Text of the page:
Common sense seems to dictate that learning theories are a basic set of ideas or principals that is easy to relate toward helping the adult learner get the most out of any subject matter that the student is attempting to learn. Some of the theories tend to seem as innate as breathing while new theories continue to be developed and more research suggests a need for deeper continued scrutiny of how actual learning in an adult takes place on levels beyond response and conditioning as well as what factors contribute to the process known as ‘learning’. In Merriam’s article, Adult Learning Theory for the Twenty-First Century, a wide array of factors are presented that can and do affect learning behaviors of the adult learner regardless of cultural or other differences. The three most recent theories that Merriam’s article touches on are “embodied learning, spirituality and learning, and narrative learning” (Merriam, 2007, p. 1). She emphasizes that currently there are two main depictions to take notice of in adult learning theory and they are “increased attention to the various contexts where learning takes place and learning is a multidimensional phenomenon, not just a cognitive activity” (Merriam, 2007, p. 2). She also discusses the human body’s different responses to learning (Merriam, 2007). In Jackson’s view in his article, Revisiting adult learning theory through the lens of an adult learner, he gives his own take on five adult learning theories, which are behaviorist, humanist, cognitivist, social cognitive, and constructivist. He accomplishes this through depictions of his own life experiences as examples of how each of the five theories is useful in teaching people or at least in getting a response. By demonstrating the usefulness of five well-known adult learning theories, Jackson portrays a vivid picture of the theories in use, which gives valuable insight to the adult learner who will apply these theories to themselves in order to gain greater...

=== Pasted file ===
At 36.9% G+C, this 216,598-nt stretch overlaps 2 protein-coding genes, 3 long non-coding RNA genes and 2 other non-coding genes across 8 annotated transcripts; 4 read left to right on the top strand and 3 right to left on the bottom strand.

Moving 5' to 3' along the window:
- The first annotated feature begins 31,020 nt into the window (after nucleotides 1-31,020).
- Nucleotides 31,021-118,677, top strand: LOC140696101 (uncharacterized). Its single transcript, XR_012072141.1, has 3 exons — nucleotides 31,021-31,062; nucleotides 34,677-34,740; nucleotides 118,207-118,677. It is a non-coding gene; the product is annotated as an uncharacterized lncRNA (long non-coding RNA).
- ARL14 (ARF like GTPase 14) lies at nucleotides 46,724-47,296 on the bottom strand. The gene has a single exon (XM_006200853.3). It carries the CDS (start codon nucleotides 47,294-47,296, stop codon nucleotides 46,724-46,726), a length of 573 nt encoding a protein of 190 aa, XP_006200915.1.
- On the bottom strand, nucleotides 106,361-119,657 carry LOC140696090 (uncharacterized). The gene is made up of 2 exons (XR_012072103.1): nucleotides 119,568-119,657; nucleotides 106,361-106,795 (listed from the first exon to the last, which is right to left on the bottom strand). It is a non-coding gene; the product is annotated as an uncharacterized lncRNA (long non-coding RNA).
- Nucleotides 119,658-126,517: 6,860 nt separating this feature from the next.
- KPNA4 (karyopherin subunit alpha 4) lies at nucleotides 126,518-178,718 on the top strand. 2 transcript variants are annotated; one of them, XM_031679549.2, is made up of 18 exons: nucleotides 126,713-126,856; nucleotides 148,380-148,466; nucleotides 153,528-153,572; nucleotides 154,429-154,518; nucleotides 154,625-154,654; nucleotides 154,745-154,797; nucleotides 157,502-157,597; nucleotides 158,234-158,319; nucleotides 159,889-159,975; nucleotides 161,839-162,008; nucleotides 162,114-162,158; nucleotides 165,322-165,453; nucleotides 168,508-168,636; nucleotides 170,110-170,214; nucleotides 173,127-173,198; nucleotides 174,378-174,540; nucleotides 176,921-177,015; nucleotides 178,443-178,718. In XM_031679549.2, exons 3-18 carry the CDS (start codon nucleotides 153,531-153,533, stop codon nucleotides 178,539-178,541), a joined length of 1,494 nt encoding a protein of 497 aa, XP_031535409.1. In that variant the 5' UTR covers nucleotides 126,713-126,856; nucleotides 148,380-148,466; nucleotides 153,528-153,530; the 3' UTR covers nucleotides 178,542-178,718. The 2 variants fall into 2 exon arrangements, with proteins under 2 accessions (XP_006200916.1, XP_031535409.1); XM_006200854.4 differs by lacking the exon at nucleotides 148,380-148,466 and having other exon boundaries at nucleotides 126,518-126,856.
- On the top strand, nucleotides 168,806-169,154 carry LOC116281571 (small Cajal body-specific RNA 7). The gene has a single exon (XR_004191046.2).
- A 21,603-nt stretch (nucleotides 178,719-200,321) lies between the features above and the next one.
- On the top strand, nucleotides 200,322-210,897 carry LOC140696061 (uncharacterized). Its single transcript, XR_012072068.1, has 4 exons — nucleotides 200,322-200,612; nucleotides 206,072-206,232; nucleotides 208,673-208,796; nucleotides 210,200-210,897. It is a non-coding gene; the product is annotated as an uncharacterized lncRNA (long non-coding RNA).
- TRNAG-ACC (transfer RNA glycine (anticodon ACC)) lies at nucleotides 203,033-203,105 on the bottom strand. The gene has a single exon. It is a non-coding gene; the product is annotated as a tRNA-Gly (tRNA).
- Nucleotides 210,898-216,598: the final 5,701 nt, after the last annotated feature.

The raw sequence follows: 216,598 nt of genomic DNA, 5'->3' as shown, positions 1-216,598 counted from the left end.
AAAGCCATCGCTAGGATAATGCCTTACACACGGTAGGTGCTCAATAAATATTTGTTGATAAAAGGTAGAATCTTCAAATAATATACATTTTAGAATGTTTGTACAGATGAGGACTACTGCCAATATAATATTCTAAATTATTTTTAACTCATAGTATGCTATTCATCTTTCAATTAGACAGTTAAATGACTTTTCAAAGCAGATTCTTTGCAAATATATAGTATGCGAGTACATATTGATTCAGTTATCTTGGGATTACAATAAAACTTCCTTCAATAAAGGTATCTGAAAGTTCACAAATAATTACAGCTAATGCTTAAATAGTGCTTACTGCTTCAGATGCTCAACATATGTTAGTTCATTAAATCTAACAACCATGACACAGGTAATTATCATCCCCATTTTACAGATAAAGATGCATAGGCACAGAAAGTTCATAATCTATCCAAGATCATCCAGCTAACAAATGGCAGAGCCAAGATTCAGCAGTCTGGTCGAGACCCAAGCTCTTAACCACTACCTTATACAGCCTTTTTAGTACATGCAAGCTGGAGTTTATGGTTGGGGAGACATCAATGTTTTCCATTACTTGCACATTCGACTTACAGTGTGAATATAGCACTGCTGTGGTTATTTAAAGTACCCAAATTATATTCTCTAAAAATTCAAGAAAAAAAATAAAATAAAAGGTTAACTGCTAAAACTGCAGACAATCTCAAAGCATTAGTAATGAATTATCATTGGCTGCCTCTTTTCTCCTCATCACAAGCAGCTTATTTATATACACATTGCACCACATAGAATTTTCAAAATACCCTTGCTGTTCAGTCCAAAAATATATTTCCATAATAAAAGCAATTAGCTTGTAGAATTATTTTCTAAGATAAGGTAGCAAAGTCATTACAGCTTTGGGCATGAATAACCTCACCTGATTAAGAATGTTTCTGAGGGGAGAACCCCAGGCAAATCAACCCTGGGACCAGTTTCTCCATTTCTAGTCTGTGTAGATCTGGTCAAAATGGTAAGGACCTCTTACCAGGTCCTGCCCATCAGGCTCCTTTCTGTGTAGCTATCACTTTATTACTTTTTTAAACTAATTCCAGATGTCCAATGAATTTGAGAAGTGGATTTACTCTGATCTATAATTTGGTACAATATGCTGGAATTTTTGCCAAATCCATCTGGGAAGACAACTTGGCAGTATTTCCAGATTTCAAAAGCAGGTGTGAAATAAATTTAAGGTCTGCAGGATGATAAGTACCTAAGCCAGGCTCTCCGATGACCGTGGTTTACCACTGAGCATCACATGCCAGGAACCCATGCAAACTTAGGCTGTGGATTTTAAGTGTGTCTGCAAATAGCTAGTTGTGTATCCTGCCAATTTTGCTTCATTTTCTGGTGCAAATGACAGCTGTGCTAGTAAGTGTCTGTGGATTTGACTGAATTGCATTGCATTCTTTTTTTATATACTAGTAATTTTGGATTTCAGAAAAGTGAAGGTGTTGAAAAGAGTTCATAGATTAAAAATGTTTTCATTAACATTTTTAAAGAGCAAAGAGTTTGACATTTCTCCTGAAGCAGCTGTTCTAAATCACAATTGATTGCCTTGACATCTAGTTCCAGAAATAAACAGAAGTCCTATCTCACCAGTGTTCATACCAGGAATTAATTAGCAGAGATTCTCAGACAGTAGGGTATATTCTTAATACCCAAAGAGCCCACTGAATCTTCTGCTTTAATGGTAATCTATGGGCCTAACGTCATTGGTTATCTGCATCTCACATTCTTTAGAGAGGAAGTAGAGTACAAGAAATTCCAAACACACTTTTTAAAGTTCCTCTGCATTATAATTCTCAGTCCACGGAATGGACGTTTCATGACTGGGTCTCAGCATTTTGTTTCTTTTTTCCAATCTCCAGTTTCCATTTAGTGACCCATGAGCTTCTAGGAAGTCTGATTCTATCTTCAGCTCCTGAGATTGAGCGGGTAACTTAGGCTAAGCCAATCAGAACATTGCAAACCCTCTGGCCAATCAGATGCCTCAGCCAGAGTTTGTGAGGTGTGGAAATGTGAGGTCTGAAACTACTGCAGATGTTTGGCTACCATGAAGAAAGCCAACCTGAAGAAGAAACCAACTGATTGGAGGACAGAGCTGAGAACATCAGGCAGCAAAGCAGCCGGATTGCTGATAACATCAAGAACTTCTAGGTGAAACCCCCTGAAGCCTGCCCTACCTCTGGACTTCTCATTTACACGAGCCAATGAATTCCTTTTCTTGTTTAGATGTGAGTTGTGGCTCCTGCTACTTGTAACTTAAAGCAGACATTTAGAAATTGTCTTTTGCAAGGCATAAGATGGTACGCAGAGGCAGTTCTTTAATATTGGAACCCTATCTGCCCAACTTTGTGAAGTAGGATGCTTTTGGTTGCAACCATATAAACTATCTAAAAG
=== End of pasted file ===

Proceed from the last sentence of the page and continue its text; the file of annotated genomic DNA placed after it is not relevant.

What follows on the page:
Bibliography: Jackson, L. D. (2009). Revisiting adult learning theory through the lens of an adult learner. Retrieved from Adult Learning: http://go.galegroup.com.ezproxy.liberty.edu:2048/ps/i.do?id=GALE%7CA221021843&v=2.1&u=vic_liberty&it=r&p=AONE&sw=w
Merriam, S. B. (2007). Adult Learning Theory for the Twenty-First Century. Retrieved from New Directions for Adult and Continuing Education • DOI: 10.1002/ace, pp.1-6.
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